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Continuing the fight

Hundreds of people headed to Nansemond-Suffolk Academy to partake in the Suffolk Rockin’ Relay for Life on Friday evening.

There were new faces of those who have just begun the fight against cancer, and there were old faces of those who are familiar with the fight.

But there were faces missing from the crowd.

One of those faces was that of Rosa Cook.

Cook was a seasoned warrior and a dedicated Relay participant. She stared at the ugly face of cancer enough times to know what it took to fight it. She fought it every day — at work and at home, in health and in pain.

Cook lost her brother to leukemia, and after being diagnosed with cancer and beating it back for 10 years, she lost two of her daughters to cancer before her own cancer returned for a third time and she passed away July 7, 2009, at the age of 87.

Cook worked as a hostess at Hardees on Pruden Boulevard for more than 20 years, and for as long as anyone could remember she was raising money for the Relay.

“She’s been doing it forever and was dedicated to finding a cure for cancer,” said Jackie Scott, general manager at Hardees, who worked with Rosa for the past 20 years. “It was her No. One passion. Her job at Hardee’s was second, and her family fell right between them.”

“No one could get out of Hardees without her asking them to donate,” said Sarah Chipman, Cook’s granddaughter by marriage and a 16-year Relay participant. “You’d be leaving and she’d be asking you, ‘You’re going to donate to me today, right?’”

Whether she felt well or not, Cook was at Hardees every day — even when the doctors put her on disability.

“The doctors put her on disability, but she came back after just two years,” Scott said. “She loved to work. After she broke her hip last year, she was in a wheelchair. She fought her way out of that chair and got a walker. She fought her way of that and came back to work, up and running. Even when she was out of work, she was still coming to Hardees every day to see everybody.”

Her dedication to the Relay and to her job never faltered, no matter how she feeling.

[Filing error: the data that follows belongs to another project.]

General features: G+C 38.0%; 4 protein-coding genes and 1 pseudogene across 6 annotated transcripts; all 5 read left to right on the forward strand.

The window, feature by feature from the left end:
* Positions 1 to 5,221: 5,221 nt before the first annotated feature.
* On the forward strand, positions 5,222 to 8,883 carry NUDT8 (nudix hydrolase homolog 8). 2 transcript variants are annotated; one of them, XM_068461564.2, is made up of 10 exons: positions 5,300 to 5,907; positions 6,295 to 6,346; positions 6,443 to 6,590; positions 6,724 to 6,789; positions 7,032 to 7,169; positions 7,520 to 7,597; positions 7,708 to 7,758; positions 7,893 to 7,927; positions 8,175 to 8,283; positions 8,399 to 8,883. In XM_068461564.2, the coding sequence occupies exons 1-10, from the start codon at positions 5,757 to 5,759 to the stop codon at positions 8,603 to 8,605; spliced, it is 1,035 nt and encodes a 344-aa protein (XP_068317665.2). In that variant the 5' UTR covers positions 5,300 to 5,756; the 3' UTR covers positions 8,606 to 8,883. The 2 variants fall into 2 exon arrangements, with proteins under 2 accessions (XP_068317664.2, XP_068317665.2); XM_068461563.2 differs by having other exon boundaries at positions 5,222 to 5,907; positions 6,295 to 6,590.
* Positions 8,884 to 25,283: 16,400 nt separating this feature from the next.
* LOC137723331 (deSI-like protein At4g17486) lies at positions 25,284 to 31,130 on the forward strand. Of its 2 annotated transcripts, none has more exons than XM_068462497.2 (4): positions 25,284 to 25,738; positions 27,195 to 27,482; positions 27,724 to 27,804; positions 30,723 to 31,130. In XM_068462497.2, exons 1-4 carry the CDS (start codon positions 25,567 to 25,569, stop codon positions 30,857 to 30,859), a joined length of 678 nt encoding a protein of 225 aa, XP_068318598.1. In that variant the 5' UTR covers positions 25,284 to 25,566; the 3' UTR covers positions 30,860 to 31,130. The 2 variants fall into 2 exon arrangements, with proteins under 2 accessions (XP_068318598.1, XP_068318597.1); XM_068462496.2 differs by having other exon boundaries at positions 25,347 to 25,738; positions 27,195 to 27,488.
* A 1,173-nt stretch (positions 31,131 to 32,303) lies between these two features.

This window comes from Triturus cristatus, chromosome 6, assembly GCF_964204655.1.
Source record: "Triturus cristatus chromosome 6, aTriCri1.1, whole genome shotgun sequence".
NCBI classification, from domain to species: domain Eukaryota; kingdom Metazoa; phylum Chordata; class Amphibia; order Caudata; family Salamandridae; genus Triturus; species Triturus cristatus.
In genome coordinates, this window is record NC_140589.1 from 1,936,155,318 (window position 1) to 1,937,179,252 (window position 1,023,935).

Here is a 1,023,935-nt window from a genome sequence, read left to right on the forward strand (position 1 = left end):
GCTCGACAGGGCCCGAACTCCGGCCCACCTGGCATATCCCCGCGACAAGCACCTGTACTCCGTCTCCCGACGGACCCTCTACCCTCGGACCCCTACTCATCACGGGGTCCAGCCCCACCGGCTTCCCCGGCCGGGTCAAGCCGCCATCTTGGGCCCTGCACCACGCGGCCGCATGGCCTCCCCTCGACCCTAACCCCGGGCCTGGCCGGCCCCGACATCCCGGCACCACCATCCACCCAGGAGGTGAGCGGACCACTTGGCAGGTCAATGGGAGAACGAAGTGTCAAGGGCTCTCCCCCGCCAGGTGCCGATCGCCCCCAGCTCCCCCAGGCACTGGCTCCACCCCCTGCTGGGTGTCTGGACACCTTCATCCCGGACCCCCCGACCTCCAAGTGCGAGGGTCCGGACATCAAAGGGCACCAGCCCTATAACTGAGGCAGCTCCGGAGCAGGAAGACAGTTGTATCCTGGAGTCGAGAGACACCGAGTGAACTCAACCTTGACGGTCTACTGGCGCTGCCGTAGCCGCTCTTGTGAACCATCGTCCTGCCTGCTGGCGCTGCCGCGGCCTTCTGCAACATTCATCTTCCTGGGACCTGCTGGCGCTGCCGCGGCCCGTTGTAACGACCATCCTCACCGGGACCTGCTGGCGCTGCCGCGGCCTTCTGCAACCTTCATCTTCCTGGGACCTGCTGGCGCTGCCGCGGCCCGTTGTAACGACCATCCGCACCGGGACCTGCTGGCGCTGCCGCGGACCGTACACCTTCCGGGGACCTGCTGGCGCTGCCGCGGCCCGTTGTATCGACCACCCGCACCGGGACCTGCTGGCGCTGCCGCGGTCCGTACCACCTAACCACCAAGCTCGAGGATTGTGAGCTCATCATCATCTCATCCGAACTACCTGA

“She had her times,” said Jason Chipman, Cook’s grandson. “She felt bad a lot. She had a lot to feel bad about. But, she’d grab a broom and start sweeping. She just kept working.”

Her work ethic transferred to the Relay, as well, where she had the reputation of being one of their most steadfast rockers.

“There were many relays with storms, wind, pollen and cold, but who stayed all night long rocking? Rosa did. She was always here, bundled in a blanket and rocking,” said Harriet Wills, a Relay volunteer and friend of Cook’s. “Her life outside of Hardees was the Relay. She was dedicated. There’s no other word for it.”

Cook is remembered by her friends and family as a survivor. She never stopped fighting.

After she broke her hip in May 2009, she was at work and taken to the hospital because of pain. She returned to work for three weeks, and Scott remembers her doctor pulled her from work. A week and a half later she passed away.

“That was the one thing she never did talk about,” said Jason Chipman. “We think it was in her bones and just so advanced that there was nothing to be done. Of course, she didn’t want to worry us.”

“We think she knew,” Scott said. “She was a courageous and strong lady – a survivor in every way. Even in her last hours, she didn’t want heavy medication until she couldn’t take it any longer. She was a fighter.”

In her memory, Scott and her co-workers are continuing Rosa’s fight.

Hardees put together a team and raised $800 for the Relay for Life this year.

“I lost my mom,” said Natika Boone, who worked with Cook and was with her when she passed. “She knew that and knew I was trying to support my family. Losing Miss Rosa was like losing a mom all over again.”

“We love her so much we put together a team to continue her fight,” Scott said. “She’d do whatever she could to help someone else — whether it was by relaying or just helping someone out at work. Just because she’s gone doesn’t mean her fight should stop.”

Chipman and his wife, Sarah, also walked for Cook, along with her daughters — Chipman’s aunt and mother — and Sarah, a 16-year cancer survivor and many other relatives.

“She had a passion for life,” Sarah Chipman said. “If she was alive today, she’d be raising money tomorrow.”

“You know she’d be pleased by all the work everyone is doing in her memory,” Will said. “She’d want it to go on and on.”